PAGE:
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Restricted donations rise

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Here are the week’s top nonprofit stories:

* The new generation of philanthropists, who acquired their wealth over the last decade, increasingly are tying their large gifts to demands about the use of the money, both as a way to assert their will and to enforce accountability in the groups they fund, the New York Times reported Nov. 15.

* Network for Good, a Vienna, Va., nonprofit, has sued United Way of the Bay Area in California for breach of contract and other allegations after losing almost $3 million in contributions when charitable-donations processor PipeVine, a spin-off of the United Way affiliate, folded last year, the San Francisco Business Times reported Nov. 11.

* The IRS is investigating executive compensation and other operational issues at several nonprofit hospitals in response to allegations that hospitals are placing a desire for money before the charitable missions that earned them tax-exempt status, American Medical News reported in its Nov. 22/29 issue.

* States supporting President Bush in the Nov. 2 election give more to charity than states backing Kerry, the Catalogue for Philanthropy’s Generosity Index suggests in its recent study comparing average income and average charitable giving, WorldNetDaily reported Nov. 12.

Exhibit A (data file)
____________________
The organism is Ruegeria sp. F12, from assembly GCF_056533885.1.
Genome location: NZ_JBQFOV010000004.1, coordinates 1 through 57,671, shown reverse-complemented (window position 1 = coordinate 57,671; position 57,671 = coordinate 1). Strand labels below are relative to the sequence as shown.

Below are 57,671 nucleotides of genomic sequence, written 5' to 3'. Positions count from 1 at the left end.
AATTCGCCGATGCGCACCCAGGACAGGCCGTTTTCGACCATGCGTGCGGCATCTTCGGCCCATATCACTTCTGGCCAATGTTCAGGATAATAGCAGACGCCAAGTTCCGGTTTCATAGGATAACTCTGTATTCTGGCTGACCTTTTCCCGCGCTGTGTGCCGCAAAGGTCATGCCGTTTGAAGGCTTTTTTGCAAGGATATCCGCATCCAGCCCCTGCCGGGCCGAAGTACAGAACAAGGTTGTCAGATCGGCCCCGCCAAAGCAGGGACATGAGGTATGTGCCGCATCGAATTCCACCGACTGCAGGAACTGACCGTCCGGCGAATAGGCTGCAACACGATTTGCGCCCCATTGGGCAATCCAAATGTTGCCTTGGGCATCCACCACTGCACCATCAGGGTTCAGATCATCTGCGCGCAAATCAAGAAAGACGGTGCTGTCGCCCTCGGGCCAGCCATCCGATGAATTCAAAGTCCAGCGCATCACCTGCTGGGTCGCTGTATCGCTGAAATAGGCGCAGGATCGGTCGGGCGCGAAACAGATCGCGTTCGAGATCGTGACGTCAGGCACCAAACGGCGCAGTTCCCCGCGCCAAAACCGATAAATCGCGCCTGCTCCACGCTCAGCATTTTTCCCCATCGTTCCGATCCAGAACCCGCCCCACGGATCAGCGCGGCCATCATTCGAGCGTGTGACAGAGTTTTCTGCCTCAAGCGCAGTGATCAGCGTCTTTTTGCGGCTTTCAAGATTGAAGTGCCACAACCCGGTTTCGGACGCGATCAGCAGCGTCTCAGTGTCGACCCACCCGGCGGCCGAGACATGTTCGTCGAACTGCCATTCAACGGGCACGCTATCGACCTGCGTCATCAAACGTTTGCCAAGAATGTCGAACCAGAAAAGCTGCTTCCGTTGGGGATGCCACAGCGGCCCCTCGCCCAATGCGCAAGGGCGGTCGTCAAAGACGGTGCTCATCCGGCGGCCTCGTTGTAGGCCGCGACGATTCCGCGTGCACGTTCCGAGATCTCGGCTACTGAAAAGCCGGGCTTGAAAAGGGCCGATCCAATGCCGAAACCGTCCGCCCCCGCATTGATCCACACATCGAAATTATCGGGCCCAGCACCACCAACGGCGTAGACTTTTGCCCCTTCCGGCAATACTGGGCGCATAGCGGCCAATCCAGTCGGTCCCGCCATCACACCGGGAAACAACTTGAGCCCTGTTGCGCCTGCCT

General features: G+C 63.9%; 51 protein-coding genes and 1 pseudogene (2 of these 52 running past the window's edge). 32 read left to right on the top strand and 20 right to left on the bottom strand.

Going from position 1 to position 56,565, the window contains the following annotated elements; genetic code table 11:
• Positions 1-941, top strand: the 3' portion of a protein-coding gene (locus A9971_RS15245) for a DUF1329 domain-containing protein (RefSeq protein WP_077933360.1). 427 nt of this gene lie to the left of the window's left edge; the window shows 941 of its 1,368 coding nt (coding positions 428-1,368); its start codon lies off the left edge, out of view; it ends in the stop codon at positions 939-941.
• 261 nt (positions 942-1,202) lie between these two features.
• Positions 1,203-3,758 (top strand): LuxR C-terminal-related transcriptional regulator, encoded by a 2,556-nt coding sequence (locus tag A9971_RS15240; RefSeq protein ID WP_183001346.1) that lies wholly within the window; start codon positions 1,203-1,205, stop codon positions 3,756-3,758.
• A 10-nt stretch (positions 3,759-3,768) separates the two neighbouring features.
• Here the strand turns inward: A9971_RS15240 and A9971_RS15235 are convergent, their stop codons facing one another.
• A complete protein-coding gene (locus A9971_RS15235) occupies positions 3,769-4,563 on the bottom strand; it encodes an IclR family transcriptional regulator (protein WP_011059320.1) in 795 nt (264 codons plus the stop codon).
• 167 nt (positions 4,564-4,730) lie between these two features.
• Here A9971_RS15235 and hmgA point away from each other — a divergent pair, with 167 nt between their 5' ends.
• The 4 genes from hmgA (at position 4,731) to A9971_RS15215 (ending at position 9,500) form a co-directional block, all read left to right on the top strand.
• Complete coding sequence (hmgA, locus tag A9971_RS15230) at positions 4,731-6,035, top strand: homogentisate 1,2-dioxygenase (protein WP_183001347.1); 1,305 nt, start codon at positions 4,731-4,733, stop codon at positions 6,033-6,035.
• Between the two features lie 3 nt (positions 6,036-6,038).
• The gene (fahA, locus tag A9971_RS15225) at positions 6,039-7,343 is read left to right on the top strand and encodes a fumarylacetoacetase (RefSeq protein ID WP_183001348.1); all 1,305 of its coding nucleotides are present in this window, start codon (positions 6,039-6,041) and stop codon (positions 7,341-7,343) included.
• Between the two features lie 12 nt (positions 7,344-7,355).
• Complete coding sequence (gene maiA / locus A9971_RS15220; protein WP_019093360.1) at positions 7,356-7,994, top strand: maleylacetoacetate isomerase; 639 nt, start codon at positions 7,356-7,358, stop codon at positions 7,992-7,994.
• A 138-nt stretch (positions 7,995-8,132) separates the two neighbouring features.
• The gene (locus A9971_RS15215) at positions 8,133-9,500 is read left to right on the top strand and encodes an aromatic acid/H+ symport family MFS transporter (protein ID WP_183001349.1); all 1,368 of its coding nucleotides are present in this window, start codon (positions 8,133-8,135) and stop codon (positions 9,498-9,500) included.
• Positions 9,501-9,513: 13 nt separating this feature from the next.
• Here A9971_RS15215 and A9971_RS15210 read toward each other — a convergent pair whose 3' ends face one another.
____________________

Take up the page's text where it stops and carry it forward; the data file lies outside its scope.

* Legislation suggested by New York State Attorney General Eliot Spitzer, including a requirement that CEOs and CFOs of larger nonprofits approve and verify financial statements, develop executive and audit committees and create policies to address board member conflicts of interest, likely will be taken up in the state legislature in January, Business First of Buffalo reported Nov. 15.

* Almost $9 billion in funding for public schools in the 1999-2000 school year came from non-government sources, including foundation grants, donations from businesses and fundraising efforts by students and parents, a trend that developed in response to decreasing state expenditures, the New York Times reported Nov. 15.

* Government should fund the infrastructure of Britain’s nonprofit sector, providing the operating money charities have trouble raising from traditional sources, charities minister Fiona Mactaggart said, as well as develop a clear regulatory framework that will allow nonprofits to show their public benefit, the Guardian reported Nov. 12.

* British nonprofits that share common interests should pool their financial reserves, allowing larger charities to help smaller ones in times of need and reducing the sector’s dependence on government, the head of the Charity Commission said at the Charities Aid Foundation national conference, the Guardian reported Nov. 11.

— Compiled by Ret Boney

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